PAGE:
[0135] where the vector W(z,α′(z)) is defined as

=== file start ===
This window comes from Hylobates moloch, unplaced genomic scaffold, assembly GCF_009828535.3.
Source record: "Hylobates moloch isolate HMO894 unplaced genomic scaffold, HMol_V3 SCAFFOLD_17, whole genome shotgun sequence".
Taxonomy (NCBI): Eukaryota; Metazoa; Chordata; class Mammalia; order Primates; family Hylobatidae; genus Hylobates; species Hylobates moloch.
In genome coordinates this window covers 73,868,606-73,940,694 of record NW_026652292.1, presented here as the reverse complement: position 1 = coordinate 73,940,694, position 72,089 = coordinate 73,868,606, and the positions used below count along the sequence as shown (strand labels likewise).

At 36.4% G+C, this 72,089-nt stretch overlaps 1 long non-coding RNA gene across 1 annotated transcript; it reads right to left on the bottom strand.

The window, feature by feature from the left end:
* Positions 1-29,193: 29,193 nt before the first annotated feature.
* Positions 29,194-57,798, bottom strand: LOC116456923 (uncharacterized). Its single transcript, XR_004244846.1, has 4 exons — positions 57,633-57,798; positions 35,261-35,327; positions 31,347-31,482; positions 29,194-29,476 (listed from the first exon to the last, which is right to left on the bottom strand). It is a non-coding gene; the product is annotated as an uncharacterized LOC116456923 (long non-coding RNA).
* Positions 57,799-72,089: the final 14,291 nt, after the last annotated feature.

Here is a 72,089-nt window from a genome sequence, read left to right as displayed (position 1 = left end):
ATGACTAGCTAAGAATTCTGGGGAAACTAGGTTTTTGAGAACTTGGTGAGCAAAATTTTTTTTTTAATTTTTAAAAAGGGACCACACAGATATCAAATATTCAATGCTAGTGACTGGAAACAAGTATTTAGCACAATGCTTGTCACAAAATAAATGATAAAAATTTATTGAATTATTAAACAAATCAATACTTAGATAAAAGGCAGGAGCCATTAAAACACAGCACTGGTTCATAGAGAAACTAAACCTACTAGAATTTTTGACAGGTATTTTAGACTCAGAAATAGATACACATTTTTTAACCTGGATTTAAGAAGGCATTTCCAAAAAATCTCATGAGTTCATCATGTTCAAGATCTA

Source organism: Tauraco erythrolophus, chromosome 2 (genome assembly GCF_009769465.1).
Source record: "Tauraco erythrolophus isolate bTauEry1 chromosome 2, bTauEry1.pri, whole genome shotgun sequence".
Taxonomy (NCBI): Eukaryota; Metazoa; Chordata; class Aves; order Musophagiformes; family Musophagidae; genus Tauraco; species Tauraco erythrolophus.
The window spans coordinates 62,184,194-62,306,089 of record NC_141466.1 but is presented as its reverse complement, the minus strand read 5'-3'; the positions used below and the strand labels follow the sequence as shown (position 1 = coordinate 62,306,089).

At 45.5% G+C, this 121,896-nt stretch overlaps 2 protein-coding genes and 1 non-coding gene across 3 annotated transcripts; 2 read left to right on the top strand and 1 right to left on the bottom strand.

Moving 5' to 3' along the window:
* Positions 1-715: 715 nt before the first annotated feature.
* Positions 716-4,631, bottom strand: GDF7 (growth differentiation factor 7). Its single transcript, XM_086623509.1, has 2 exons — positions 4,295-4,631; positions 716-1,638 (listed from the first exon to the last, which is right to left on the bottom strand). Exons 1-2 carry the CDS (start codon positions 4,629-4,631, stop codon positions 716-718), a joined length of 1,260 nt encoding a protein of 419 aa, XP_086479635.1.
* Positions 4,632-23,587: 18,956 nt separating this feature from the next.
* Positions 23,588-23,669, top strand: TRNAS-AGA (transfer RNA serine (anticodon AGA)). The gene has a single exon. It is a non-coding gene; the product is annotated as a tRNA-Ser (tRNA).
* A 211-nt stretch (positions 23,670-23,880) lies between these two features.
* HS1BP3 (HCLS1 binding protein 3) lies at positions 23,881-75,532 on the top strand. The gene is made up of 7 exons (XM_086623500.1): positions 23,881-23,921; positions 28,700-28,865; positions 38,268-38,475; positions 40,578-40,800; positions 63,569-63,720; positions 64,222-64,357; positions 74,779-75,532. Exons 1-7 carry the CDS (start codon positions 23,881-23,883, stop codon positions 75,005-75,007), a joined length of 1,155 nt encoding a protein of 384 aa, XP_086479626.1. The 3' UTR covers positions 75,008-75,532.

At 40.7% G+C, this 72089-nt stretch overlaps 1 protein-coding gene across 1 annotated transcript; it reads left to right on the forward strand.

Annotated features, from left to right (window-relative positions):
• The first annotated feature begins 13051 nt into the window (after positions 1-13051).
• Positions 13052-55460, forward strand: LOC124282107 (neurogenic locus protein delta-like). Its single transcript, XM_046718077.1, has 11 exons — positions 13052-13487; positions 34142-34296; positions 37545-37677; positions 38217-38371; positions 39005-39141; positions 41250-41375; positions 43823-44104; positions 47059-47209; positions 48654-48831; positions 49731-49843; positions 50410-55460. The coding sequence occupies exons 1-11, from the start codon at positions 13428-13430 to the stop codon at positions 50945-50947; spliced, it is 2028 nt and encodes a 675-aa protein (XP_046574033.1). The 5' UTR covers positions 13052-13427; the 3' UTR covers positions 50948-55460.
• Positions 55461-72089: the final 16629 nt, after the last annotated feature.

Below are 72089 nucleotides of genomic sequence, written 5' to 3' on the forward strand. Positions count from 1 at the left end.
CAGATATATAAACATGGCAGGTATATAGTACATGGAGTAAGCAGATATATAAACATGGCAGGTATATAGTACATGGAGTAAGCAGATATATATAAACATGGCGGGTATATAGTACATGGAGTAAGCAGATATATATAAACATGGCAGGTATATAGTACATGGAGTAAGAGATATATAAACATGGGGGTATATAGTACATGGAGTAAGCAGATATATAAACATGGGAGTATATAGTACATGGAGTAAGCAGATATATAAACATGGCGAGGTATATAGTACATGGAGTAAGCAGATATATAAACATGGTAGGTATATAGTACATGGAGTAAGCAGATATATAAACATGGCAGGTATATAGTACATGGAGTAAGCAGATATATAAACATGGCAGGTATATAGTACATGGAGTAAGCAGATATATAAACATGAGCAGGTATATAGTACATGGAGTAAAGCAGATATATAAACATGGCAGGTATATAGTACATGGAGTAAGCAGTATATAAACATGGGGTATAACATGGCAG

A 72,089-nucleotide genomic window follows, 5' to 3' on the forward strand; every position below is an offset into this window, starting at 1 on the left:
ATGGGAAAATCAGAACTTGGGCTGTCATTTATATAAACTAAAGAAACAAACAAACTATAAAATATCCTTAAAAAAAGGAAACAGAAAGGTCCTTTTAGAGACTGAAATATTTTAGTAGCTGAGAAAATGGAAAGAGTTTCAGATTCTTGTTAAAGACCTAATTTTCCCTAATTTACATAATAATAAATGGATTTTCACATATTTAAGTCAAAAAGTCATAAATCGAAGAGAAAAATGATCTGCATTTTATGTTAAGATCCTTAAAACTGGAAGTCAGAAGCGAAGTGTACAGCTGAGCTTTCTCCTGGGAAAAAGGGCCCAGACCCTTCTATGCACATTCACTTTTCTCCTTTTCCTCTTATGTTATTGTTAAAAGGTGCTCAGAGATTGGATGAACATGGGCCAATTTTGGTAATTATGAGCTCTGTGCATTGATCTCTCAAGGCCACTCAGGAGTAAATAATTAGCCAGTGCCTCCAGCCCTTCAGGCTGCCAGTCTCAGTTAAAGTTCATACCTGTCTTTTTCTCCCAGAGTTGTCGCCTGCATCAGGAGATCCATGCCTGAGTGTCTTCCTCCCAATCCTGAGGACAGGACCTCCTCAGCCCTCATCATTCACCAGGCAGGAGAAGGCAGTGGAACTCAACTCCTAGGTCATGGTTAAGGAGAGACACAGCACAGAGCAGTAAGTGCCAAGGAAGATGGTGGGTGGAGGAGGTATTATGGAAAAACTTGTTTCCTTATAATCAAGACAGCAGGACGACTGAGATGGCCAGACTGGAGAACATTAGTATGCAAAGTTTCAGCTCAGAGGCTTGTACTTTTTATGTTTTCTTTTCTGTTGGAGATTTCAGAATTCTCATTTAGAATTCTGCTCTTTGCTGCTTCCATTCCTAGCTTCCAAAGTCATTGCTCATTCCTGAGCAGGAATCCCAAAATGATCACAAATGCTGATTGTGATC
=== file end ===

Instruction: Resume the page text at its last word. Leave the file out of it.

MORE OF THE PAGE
[0136] and ε [0137] It may be convenient to re-write inequality (12″) as [0138] where I [0139] More particularly, the inventors have observed that the functions I [0140] In order to qualitatively verify the evolution of the DGD along a simulated unperturbed fibre spun with a spin function determined according to inequality (11″), one can plot the DGD versus the distance z, for at least one period p of the spin function. In this way, the substantially periodic evolution of the DGD can be checked. [0141] From a quantitative point of view, however, in order to understand if the spin function determined by the above method is effective in reducing the DGD, one can plot the DGD versus the distance z for a longer section of unperturbed optical fibre, for example on a section of a length comprised between 10 and 100 times the period p of the spin function (that is, in general, along a “short fibre section” as defined above). [0142] The inventors have verified that the DGD value reached after a short section of unperturbed fibre spun with the optimum parameters may reach values that are at least two orders of magnitude lower than the DGD value reached in a section of unspun optical fibre having the same length. The inventors have also verified that with a spin function satisfying (11″) it is possible to obtain DGD values about twenty times lower than the DGD of a corresponding unspun fibre. Furthermore, the inventors have verified that the spinning with the optimum parameters allows to obtain optical fibres that have a DGD lower than one order of magnitude with respect to a “generic” spinning. The effect of a “generic” spinning can be evaluated by finding the parameters of a spin function that lead to a local maximum of the function [0143] Generally, the solution of the homogeneous system ( [0144] In such manner, as the DGD of an unperturbed unspun fibre and the birefringence of the fibre itself are linearly related, an empirical relation between the measured, core preform ellipticity and an expected beat length may be found. [0145] This approximate method for predetermining an expected beat length from the core preform ellipticity can be sufficient in practice for finding the parameters of the spin function according to the above. Moreover, the inventors have found that the variability of the optimum parameters with respect to the beat length is in general sufficiently small. [0146] Alternatively, some models for predetermining the birefringence of a fibre having certain refractive index profiles have been proposed. See, for example: Y. Park et aL, “ [0147] On the other hand, the beat length of an optical fibre may be measured with known methods. See, for example, A. Galtarossa et al., “ [0148] The inventors have found that a substantially periodic evolution of the DGD along a short section of optical fibre is advantageous, as the PMD coefficient of an arbitrary length of the optical fibre is greatly reduced. In general, with the optimum spin parameters, a reduction of about two orders of magnitude of the PMD coefficient of the fibre can be reached with respect to the PMD coefficient of the unspun fibre. In particular, the longer the beat length of the optical fibre, the lower the PMD coefficient that can be obtained. Preferably the beat length of the optical fibre should be longer than 0.5 m. More preferably, the beat length should be longer than 5 m. [0149] The inventors have also found that the amplitude of the DGD oscillations decrease for decreasing period of the spin function. Preferably, the period p of the spin function should be shorter than 20 m. [0150] On the other hand, it has to be observed that a spin function having a too short period may be difficult to be transferred on the fibre, in particular when a high drawing speed (at least 5-10 m/s) is required. This is the case, for example, of the fibres currently used in telecommunication systems (such as dispersion-unshifted fibres, non-zero-dispersion fibres, dispersion-shifted fibres). With high drawing speed and small period of the spin function, there can be technological limitations due to the fact that the frequency of inversion of the motion of the spinning apparatus cannot be too high. Preferably, in order to keep a drawing speed of at least 5-10 m/s the period of the spin function should be higher than 2 m. Periods of the spin function lower than 2 m could lead to a bad transfer of the spin function to the fibre at high drawing speed, due to possible sliding of the fibre itself on the spinning apparatus. [0151] Instead, special fibres are not generally drawn at high speed, so the period of the spin function can be lowered accordingly. Examples of special fibres are: doped fibres for optical amplifiers, dispersion compensating fibres, fibres for gratings, fibres for optical sensors. [0152] Most special fibres, such as, for example, doped fibres for optical amplifiers, fibres for gratings or optical sensors typically have a limited length, e.g., lower than 1 km, preferably lower than 500 m and more preferably lower than 200 m. [0153] Furthermore, special fibres such as, for example, doped fibres for optical amplifiers, dispersion compensating fibres, fibres for optical sensors of the above ones may have a high birefringence. The high birefringence of these fibres is typically due to a stress induced by their refractive index profile, that generally presents a higher core-cladding refractive index difference with respect to standard fibres for telecommunications. Typically, the numerical aperture NA of these fibres is higher than or equal to 0.2. The numerical aperture NA is defined, for step-index fibres, as [0154] where n [0155] Advantageously, the period p of the spin function may be chosen so as to be lower than the expected fibre beat length L [0156] A typical parameter of a periodic spin function is its amplitude: in general, the term “amplitude” will be referred to as the maximum spin rate α′ reached by a spin function. Although the above method may be applied, in general, for determining any amplitude value of the spin function, the inventors have observed that it is particularly effective for amplitude values which are not eccessively high. Preferably, the amplitude should be less than 50 turns/m, more preferably less than 10 turns/m. In this respect, technological constraints of the currently available apparatus (such as, for example, a lowering of the bearing lifetimes) may limit the application of high amplitude spin functions to a fibre drawn at high speed. On the other hand, in order to have an effective result on the PMD of the optical fibre the amplitude of the spin function should be preferably higher than 0.1 turns/m. More preferably, the amplitude should be higher than 3 turns/m. [0157] In general, another spin function parameter that is significant in the framework of the present invention is the ratio between the amplitude A and the period p of the spin function. In fact, spin functions having a small period p and a high amplitude value A may cause the spinning apparatus to work with very high acceleration values for long time, which is not desirable. In particular, some spin functions, such as for example amplitude modulated spin functions, may have regions in which the amplitude value greatly varies in a short distance (in the same way of a simple sinusoidal spin function having a very short period). Thus, a suitable parameter to be checked may be the ratio between the amplitude A (that is, the maximum amplitude value) reached between two inversion sites of the spin function (measured in turns/m) and the distance r between the same two inversion sites (measured in m). The inversion sites of the spin function are those points in which the spin function changes of sign, passing from negative values to positive values or viceversa. Preferably, the ratio A/r should be lower than 10 turns/M [0158] The inventors have also verified that the substantially periodic DGD evolution is substantially independent of the wavelength of a signal to be transmitted in the optical fibre. Thus, the feasibility of a wavelength division multiplexing system with the spun optical fibres according to the invention is ensured, since PMD limits on system performance may be strongly reduced. [0159] The inventors have also found that conditions (11) and (12) for determining the optimum spin parameters can be much simplified by making some assumptions on the spin function α(z). [0160] A first assumption is that the spinning period is shorter than the beat length, that is p [0161] A second assumption is that the spin function α(z) contains only odd harmonics, that is, functions G(s) such that [0162] where X is the period of the function. [0163] Examples of spin functions containing only odd harmonics are sinusoidal functions, triangular functions, trapezoidal functions (see FIG. 3). [0164] The inventors have found that, under the two above mentioned assumptions, the DGD is periodic if the spin function satisfies the following condition, written in the adimensional reference frame above introduced,